happened upon your site while also looking for these amazing coloring books. I think they actually clicked something on in my head when I was 10 or 11 and made me the sci fi nut I am today. For years I have been semi obsessed with finding them again. I have such fond memories of taking a cross country trip and having these with me and being in awe of the images and stories behind them long before I had read the books. Especially the dune image which especially fascinated me. You’re correct, these are from the awesome age of saturday morning only cartoons – big GI joes and unjaded (non internet troll) appreciation and imagination. when every b-movie was guaranteed to be playing in a theater somewhere!!
    something my kids cant comprehend in this age of instant gratification.

    jonG

  2. […] published its first monster book, Monster Gallery, in 1973. Written by Leah Waskey, Troubador’s bookkeeper, and drawn by Mark Savee, it was a […]

  3. Michael says:

    It’s actually “my brother and me” not “my brother and I.” You break the two phrases up and if you would say them separately, you say them together. You would not say my mother gave onto I, therefore you can’t use it in a conjunction like you did.

    • Thanks for the constructive tip – I have fixed the error. Like all of us, mistakes do creep in here and there – such as your typing “onto” rather than “unto” when illustrating the mechanics of my grammatical my error. I wish more folks would act as free editors! 😉 Thanks for reading!

  4. Brent says:

    My kids and and I have been coloring from scams of some of these and my little ones love them. Do you have any scams available of “tales of fantasy”?

  5. Brent says:

    Lol. Scans. Autocorrect

  6. Always great to hear about how our books brought excitement and fun into their reader/artist/s lives.mw – founder of Troubador Press

    • Hello Malcolm – I’m surprised we’re not seeing these books reprinted, what with the sudden adult coloring fad.

      I think Troubador’s original line would net quite the profit these days. I know I’d re-buy the bulk of them and am not alone.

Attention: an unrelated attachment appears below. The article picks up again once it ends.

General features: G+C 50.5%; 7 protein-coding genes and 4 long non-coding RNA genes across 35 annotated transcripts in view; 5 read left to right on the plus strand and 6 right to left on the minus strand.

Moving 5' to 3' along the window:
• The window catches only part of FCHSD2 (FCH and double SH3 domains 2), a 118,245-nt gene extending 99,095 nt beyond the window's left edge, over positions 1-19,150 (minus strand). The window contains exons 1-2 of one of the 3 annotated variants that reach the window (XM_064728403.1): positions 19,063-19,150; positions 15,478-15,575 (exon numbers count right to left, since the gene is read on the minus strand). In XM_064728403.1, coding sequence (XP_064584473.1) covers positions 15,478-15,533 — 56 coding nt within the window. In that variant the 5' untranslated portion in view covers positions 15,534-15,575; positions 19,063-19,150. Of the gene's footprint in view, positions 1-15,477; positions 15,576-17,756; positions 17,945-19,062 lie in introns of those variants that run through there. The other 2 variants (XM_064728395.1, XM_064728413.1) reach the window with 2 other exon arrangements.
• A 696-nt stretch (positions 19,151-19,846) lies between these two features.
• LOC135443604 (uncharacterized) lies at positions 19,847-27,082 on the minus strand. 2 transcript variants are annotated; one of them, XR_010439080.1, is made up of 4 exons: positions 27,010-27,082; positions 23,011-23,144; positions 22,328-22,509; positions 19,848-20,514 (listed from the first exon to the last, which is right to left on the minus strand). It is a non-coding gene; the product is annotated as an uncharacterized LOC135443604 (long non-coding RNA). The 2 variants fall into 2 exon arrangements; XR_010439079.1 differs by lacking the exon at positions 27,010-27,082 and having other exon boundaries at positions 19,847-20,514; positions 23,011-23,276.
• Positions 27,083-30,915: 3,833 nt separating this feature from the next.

I wonder if Penguin-Putnam still holds the rights …

  7. Dusty Abell says:

    Great reminiscence from your childhood Corey, I really enjoyed reading it. I put the cover up on my Facebook page along with the PDF link and was pleasantly surprised how many friends replied back that they to had the great Troubador Monster Gallery books as kids themselves and had fond memories of it as well. I believe that book is HUGELY responsible for setting me on the path to become a professional artist as an adult as well as cultivating my love of genre movies, TV and books. I picked up absolutely pristine copies of both books, Monster Gallery and Science Fiction Anthology, on Ebay about a year ago, and like others, the flood of nostalgia reading and seeing them again al these years later was magical. I was 5 years old in 74 when I got my original copy. I would love it if somehow those Troubador books could somehow be collected into some kind of Omnibus collection…… maybe even unpublished or preliminary roughs by the artists included in an extras section. Probably wishful thinking, but these books touched more young peoples lives, especially those that wound up pursuing careers as illustrators , than anyone would possibly imagine.

    • Hi Dusty –
      I’m really sorry I missed your reply last December.

      LOVE your idea about the omnibus collection – that would be so amazing.

      I would welcome reprints of these books in any form, as long as the scale and paper grade is as good or better than the originals (that’s not asking so much, is it?)